C - SPLessons

Chapter 28

Unions in C

Unions in C

Unions in C are very similar to structures. The keyword used is “union“. Union is used mainly to save the memory space and to store the values dynamically. The differences between Unions in C and structure is,

  • Structure allocates memory for every member of it separately. Whereas union allocates a single shared storage space for all of its members which will be the size of its biggest data member.
  • Manipulations made on one member will not effect the other in structures. As only single member is allocated at a time in unions, manipulations done on one member will reflect on other.
union union_name
{
//declarations and initializations of members;
};

Accessing the union member

The union variable can be retrieved in the same manner as in the structure. To access the union variable . dot operator is used and to get the address of union variable * is used.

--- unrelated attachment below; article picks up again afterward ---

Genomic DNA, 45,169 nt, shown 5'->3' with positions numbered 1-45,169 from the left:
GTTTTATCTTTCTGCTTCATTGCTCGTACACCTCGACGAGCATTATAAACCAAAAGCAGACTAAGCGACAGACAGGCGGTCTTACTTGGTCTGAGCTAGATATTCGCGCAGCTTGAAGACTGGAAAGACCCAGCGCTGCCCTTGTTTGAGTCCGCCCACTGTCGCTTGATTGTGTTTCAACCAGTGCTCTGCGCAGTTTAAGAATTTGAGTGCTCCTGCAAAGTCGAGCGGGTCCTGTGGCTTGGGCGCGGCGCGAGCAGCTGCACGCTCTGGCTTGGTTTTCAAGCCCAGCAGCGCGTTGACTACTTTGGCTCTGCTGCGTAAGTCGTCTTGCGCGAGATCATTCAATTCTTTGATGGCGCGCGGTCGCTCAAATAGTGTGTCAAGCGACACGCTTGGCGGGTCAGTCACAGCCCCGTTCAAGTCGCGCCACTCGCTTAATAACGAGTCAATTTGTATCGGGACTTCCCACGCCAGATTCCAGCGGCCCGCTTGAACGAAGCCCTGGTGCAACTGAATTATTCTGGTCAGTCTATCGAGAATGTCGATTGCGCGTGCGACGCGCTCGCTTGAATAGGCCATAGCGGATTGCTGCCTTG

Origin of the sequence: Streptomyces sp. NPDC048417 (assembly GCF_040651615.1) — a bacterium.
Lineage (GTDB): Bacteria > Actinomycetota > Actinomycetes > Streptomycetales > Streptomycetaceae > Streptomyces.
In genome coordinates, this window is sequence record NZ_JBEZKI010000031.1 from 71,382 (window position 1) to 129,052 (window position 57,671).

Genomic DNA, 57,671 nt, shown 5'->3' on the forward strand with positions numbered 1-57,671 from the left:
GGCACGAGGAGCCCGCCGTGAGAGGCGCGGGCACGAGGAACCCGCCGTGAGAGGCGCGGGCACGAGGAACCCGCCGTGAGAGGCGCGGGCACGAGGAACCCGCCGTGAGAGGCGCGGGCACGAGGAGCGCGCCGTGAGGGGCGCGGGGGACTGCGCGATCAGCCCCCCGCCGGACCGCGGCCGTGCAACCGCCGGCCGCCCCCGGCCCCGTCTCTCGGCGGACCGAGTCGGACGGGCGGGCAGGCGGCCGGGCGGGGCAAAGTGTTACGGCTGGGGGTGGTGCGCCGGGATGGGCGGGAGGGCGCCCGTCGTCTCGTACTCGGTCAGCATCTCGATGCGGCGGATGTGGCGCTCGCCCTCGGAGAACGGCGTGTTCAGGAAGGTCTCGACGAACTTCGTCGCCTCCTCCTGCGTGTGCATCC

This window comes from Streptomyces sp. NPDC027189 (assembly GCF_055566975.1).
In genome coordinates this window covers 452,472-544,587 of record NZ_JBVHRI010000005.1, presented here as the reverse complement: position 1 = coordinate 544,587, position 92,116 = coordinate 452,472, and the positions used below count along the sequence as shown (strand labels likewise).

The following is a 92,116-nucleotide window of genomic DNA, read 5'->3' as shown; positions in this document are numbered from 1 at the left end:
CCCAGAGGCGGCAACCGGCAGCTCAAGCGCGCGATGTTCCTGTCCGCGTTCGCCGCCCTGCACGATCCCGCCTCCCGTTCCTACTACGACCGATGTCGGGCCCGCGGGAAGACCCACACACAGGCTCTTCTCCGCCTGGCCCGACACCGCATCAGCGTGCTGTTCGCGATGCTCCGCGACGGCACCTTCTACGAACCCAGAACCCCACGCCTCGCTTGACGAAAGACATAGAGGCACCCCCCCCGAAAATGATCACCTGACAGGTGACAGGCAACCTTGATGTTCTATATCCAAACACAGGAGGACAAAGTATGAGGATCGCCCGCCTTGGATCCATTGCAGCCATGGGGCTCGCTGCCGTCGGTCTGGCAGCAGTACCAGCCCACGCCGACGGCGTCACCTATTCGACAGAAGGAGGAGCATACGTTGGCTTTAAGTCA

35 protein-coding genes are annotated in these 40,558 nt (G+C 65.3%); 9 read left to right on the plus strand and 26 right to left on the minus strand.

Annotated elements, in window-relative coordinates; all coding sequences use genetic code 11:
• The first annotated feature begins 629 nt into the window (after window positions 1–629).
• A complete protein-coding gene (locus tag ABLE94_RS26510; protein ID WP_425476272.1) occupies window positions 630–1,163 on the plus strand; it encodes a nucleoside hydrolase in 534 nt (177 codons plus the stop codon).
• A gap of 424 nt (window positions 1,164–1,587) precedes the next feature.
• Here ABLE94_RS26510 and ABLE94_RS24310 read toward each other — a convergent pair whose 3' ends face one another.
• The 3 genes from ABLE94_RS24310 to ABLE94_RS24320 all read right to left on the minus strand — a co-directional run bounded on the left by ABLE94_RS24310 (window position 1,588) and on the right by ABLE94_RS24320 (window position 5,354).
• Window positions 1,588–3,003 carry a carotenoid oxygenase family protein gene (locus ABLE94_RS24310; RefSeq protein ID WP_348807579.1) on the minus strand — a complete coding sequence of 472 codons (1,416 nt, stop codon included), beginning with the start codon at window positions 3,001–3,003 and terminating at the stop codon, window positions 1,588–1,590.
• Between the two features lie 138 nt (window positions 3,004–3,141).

Unions in C are not much used when compared to structures as they does not store all the variables at a time.

Declaring a union

union example
{
char c;
int a;
float b;
} ex;

Initializing a union

union example
{
char c;
int a;
float b;
} ex;
ex.c;
ex.a;
ex.b;

#include<stdio.h>
#include<conio.h>
union car
{
	 int model;
	 float cost;
	 char car_name;
};

int main( )
{
	 union car c;
	 c.model = 2011;
	 c.cost = 100000;
	 c.car_name='i20';
	 clrscr();
	 printf("%d\n",c.model);
	 printf("%f\n",c.cost);
	 printf("%c\n",c.car_name);
	 getch();
	 return 0;
}

Summary

  • Structure “struct” keyword is replaced with “union” and is used in shareable mode.
  • Unions are used to focus on memory as each member within union structure is assigned its own unique storage space.

Do not initialize multiple members using union.The compiler gives an error.